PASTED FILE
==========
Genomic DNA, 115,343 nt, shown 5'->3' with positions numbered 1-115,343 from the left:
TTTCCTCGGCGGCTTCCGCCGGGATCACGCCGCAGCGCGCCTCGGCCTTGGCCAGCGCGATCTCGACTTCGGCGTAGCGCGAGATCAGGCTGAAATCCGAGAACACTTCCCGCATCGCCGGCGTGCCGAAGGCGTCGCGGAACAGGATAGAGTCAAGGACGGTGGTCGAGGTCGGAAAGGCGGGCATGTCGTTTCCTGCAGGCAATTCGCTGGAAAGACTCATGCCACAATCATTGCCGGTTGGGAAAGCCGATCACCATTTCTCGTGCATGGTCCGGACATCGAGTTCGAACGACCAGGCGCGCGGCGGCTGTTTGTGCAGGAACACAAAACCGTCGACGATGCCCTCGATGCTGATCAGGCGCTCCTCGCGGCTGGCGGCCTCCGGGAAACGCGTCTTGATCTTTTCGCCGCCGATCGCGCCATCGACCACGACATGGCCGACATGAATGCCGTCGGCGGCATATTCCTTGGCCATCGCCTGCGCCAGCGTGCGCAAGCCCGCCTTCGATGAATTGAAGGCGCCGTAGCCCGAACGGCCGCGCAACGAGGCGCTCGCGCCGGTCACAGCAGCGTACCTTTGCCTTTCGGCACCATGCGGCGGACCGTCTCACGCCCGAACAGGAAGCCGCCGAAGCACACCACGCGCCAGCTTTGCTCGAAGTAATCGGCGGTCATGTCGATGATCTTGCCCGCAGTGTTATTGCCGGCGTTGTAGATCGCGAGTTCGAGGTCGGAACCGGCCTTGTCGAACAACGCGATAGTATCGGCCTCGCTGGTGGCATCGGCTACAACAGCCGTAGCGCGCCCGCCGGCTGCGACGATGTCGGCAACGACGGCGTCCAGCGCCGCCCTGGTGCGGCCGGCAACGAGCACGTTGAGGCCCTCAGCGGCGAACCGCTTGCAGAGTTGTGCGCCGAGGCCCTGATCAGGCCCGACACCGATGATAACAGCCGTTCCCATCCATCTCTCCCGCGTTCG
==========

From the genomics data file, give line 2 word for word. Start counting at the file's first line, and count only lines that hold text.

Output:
TTTCCTCGGCGGCTTCCGCCGGGATCACGCCGCAGCGCGCCTCGGCCTTGGCCAGCGCGATCTCGACTTCGGCGTAGCGCGAGATCAGGCTGAAATCCGAGAACACTTCCCGCATCGCCGGCGTGCCGAAGGCGTCGCGGAACAGGATAGAGTCAAGGACGGTGGTCGAGGTCGGAAAGGCGGGCATGTCGTTTCCTGCAGGCAATTCGCTGGAAAGACTCATGCCACAATCATTGCCGGTTGGGAAAGCCGATCACCATTTCTCGTGCATGGTCCGGACATCGAGTTCGAACGACCAGGCGCGCGGCGGCTGTTTGTGCAGGAACACAAAACCGTCGACGATGCCCTCGATGCTGATCAGGCGCTCCTCGCGGCTGGCGGCCTCCGGGAAACGCGTCTTGATCTTTTCGCCGCCGATCGCGCCATCGACCACGACATGGCCGACATGAATGCCGTCGGCGGCATATTCCTTGGCCATCGCCTGCGCCAGCGTGCGCAAGCCCGCCTTCGATGAATTGAAGGCGCCGTAGCCCGAACGGCCGCGCAACGAGGCGCTCGCGCCGGTCACAGCAGCGTACCTTTGCCTTTCGGCACCATGCGGCGGACCGTCTCACGCCCGAACAGGAAGCCGCCGAAGCACACCACGCGCCAGCTTTGCTCGAAGTAATCGGCGGTCATGTCGATGATCTTGCCCGCAGTGTTATTGCCGGCGTTGTAGATCGCGAGTTCGAGGTCGGAACCGGCCTTGTCGAACAACGCGATAGTATCGGCCTCGCTGGTGGCATCGGCTACAACAGCCGTAGCGCGCCCGCCGGCTGCGACGATGTCGGCAACGACGGCGTCCAGCGCCGCCCTGGTGCGGCCGGCAACGAGCACGTTGAGGCCCTCAGCGGCGAACCGCTTGCAGAGTTGTGCGCCGAGGCCCTGATCAGGCCCGACACCGATGATAACAGCCGTTCCCATCCATCTCTCCCGCGTTCG